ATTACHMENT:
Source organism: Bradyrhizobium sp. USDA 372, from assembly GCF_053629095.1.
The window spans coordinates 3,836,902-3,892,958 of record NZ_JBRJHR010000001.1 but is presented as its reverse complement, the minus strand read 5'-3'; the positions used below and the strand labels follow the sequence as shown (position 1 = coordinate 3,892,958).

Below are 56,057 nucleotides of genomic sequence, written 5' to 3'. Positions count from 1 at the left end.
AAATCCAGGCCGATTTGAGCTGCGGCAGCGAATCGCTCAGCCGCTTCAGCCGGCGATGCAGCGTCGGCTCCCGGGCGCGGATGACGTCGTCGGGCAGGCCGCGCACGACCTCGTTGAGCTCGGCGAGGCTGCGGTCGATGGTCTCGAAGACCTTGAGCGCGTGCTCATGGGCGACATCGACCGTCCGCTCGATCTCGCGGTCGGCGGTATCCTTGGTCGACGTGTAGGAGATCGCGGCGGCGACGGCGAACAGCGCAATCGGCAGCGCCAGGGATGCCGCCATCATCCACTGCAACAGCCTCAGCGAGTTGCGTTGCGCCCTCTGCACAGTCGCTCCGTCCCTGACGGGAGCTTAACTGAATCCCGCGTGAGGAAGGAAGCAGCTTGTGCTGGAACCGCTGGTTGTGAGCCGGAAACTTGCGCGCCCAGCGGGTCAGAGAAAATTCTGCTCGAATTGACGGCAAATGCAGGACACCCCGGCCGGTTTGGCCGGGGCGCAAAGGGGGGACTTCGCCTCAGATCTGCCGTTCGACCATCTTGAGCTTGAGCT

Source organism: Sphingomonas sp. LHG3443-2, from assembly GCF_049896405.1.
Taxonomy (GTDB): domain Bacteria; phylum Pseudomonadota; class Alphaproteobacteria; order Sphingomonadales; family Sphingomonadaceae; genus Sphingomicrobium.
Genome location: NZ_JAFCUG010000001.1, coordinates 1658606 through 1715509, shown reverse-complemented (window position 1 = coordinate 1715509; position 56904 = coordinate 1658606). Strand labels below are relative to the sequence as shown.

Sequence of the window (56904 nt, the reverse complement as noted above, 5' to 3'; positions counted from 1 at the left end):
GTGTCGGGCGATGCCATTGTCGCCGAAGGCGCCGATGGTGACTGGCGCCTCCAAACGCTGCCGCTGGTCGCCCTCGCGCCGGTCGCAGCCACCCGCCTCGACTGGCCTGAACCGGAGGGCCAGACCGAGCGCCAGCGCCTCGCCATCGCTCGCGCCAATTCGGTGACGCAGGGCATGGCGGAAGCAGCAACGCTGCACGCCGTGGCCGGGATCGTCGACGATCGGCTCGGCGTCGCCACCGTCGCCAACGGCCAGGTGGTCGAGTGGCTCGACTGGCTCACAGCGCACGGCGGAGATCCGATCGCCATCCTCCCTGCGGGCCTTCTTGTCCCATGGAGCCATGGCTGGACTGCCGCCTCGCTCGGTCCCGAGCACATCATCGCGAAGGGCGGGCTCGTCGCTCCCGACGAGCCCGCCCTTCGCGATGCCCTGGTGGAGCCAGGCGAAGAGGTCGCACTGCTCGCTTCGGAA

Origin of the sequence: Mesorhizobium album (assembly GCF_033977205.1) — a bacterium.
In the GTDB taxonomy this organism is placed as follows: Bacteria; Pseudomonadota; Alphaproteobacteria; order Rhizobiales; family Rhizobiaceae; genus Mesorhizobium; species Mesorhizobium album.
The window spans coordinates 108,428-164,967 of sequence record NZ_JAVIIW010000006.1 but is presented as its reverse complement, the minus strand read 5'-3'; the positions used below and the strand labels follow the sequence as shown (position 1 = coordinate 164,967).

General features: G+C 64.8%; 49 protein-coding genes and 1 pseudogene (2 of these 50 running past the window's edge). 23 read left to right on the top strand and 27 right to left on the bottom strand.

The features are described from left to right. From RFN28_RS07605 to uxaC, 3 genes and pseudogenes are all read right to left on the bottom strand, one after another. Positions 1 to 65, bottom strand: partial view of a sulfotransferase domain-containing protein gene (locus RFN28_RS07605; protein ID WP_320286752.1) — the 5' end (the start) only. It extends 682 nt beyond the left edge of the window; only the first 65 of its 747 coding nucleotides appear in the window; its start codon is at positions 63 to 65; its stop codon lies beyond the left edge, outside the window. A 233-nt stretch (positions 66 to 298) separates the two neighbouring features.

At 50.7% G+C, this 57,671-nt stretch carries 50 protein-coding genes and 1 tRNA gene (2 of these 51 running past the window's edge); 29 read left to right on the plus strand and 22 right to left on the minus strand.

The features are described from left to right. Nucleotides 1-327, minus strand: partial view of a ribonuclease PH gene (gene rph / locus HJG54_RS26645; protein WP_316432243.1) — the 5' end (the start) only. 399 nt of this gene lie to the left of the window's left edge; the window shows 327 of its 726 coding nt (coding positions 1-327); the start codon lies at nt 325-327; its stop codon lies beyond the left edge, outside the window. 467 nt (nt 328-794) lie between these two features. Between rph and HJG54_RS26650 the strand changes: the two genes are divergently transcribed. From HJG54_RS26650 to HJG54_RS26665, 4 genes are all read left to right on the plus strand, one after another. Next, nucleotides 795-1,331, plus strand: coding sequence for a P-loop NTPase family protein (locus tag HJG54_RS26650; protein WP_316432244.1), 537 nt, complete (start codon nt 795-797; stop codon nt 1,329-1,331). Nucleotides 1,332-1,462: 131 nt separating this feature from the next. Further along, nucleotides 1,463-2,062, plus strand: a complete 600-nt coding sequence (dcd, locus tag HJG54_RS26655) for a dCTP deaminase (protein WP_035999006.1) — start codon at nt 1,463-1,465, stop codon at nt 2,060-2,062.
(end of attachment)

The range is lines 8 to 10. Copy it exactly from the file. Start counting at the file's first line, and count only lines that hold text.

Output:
Sequence of the window (56904 nt, the reverse complement as noted above, 5' to 3'; positions counted from 1 at the left end):
GTGTCGGGCGATGCCATTGTCGCCGAAGGCGCCGATGGTGACTGGCGCCTCCAAACGCTGCCGCTGGTCGCCCTCGCGCCGGTCGCAGCCACCCGCCTCGACTGGCCTGAACCGGAGGGCCAGACCGAGCGCCAGCGCCTCGCCATCGCTCGCGCCAATTCGGTGACGCAGGGCATGGCGGAAGCAGCAACGCTGCACGCCGTGGCCGGGATCGTCGACGATCGGCTCGGCGTCGCCACCGTCGCCAACGGCCAGGTGGTCGAGTGGCTCGACTGGCTCACAGCGCACGGCGGAGATCCGATCGCCATCCTCCCTGCGGGCCTTCTTGTCCCATGGAGCCATGGCTGGACTGCCGCCTCGCTCGGTCCCGAGCACATCATCGCGAAGGGCGGGCTCGTCGCTCCCGACGAGCCCGCCCTTCGCGATGCCCTGGTGGAGCCAGGCGAAGAGGTCGCACTGCTCGCTTCGGAA

Origin of the sequence: Mesorhizobium album (assembly GCF_033977205.1) — a bacterium.